Potential glitches: There are a few foreseeable practical difficulties. The most significant issue will be around the scorecard representation of the negative runs. Another is the question around whether batsmen's milestones (such as fifties and hundreds) will be negated if a batsman plays out such a large number of dot balls after reaching the milestone that his score falls below the mark by the end of his innings. Also, another difficulty will be comparing individual and team scores played under the Minus Rule to past T20 matches.
A plausible solution is to make deductions from only the team total and not the batsman's individual score. However, the negative runs on account of the batsmen must be recorded separately. This can be done in the following manner. If MS Dhoni was bowled by Dale Steyn after scoring 75 runs off 34 balls it would currently be represented on the scorecard as below:
|MS Dhoni||b Steyn||75||45||34||5||5||220.58|
If the match is being played under the Minus Rule and Dhoni has played out ten dot balls, the scorecard could be shown as below:
|Batsman||Dismissal Mode||Runs||Mins||Balls||4s||6s||SR||Minus||Net SR|
|MS Dhoni||b Steyn||75||45||34||5||5||220.58||10||191.17|
This would ensure that batsmen's milestones and records will not have to be revoked once achieved. However, it is likely that there will be interesting scenes where batsmen are slightly embarrassed to celebrate their fifties/hundreds if they have gotten there after playing out numerous dot balls (like if he has scored 50 runs off 45 balls, including five sixes and five fours - this would mean that he has played out 35 dot balls, making his effective contribution to the team 15 runs off 45 balls). A similar system can be used to record bowling figures. Besides "runs conceded", additional columns can record "runs earned" and "net economy rate". Absurd situations such as those of batsmen ended their innings on a negative score (like of they score a five-ball duck) will also be avoided by this mode of data recording. This method also resolves any issues relating to scorecard representation, because the alteration from status quo is minimal. While match scorecards can record Minus Runs, Net Strike Rate, Runs Earned and Net Economy Rate, they may be ignored for the purpose of all other records. This will allow us to continue recording match data in the way they are today, thus ensuring that a separate database need not be created in relation to individual records (it may still be necessary for team scores and results) for matches played under the Minus Rule.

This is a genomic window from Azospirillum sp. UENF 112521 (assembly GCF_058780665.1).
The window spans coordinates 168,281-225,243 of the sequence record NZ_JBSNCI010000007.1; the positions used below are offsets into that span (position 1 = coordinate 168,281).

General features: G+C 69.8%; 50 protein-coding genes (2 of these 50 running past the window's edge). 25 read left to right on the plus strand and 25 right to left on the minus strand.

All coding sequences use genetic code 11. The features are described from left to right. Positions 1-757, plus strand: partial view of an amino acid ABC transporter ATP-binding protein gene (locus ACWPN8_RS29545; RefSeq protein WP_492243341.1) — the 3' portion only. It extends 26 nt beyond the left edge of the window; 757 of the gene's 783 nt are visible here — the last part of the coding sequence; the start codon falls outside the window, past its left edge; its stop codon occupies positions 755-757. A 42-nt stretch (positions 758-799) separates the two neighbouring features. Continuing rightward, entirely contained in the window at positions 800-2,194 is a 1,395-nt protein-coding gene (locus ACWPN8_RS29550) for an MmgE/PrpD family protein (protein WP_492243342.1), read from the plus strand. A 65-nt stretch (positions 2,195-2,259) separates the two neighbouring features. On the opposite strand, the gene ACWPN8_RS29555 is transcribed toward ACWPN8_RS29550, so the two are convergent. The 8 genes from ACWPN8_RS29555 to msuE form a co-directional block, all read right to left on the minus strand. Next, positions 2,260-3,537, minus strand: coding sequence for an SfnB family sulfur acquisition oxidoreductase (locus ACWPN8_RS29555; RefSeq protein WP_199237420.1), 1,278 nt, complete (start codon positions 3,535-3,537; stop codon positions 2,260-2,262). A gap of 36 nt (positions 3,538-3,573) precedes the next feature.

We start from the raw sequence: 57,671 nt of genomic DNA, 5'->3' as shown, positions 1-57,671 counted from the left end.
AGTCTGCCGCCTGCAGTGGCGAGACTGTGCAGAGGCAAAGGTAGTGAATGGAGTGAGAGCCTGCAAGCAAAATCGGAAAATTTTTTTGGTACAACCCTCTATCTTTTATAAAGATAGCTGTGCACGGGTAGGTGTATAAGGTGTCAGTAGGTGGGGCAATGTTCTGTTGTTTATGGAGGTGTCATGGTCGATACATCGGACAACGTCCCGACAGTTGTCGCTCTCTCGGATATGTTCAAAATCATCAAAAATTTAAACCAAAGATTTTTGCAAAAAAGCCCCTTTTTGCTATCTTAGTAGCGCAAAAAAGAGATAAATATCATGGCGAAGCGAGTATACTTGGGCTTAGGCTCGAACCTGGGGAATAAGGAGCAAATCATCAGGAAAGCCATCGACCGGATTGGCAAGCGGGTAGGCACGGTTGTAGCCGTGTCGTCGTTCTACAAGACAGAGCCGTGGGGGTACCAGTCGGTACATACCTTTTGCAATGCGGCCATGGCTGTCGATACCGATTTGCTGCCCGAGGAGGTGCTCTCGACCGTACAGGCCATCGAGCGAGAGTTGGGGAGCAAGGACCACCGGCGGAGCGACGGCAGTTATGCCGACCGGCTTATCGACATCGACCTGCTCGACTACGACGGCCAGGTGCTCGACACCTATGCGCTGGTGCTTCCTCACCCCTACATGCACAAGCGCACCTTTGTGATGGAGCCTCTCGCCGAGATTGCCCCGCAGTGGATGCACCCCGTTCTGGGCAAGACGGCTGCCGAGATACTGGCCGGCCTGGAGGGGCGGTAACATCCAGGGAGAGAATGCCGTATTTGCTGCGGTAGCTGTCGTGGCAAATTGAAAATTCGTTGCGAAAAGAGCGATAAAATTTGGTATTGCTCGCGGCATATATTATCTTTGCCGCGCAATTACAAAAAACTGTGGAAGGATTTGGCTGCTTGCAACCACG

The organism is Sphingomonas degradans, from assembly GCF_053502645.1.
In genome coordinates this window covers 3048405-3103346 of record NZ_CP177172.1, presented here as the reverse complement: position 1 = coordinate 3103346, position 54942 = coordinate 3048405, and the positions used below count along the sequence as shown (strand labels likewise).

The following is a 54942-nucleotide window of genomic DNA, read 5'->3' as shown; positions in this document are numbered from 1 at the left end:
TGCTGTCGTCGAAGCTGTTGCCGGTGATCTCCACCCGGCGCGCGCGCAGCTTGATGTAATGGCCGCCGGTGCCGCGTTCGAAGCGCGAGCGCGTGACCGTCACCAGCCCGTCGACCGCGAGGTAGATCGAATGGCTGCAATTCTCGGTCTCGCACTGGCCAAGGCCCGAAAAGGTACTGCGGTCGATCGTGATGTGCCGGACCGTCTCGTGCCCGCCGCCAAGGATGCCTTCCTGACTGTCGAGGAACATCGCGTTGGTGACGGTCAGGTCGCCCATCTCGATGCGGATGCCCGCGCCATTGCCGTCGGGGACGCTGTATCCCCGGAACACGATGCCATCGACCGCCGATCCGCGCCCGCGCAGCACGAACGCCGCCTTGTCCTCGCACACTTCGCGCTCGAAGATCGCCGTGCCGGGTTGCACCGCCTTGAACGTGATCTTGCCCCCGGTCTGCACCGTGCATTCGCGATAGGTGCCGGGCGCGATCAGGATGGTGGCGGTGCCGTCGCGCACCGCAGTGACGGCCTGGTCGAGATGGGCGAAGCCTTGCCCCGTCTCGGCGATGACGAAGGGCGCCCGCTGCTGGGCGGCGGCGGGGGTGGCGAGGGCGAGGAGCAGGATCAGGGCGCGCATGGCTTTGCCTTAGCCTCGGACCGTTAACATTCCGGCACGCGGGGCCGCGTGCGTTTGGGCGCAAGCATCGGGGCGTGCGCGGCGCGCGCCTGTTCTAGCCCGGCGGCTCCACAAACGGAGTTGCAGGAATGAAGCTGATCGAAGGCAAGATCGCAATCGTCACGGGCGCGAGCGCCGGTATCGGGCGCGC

Under the Minus Rule, batsmen would not just be adding a run to their team's total by taking a single, but also ensuring that a run is not deducted from it. Essentially, a single will now be worth two.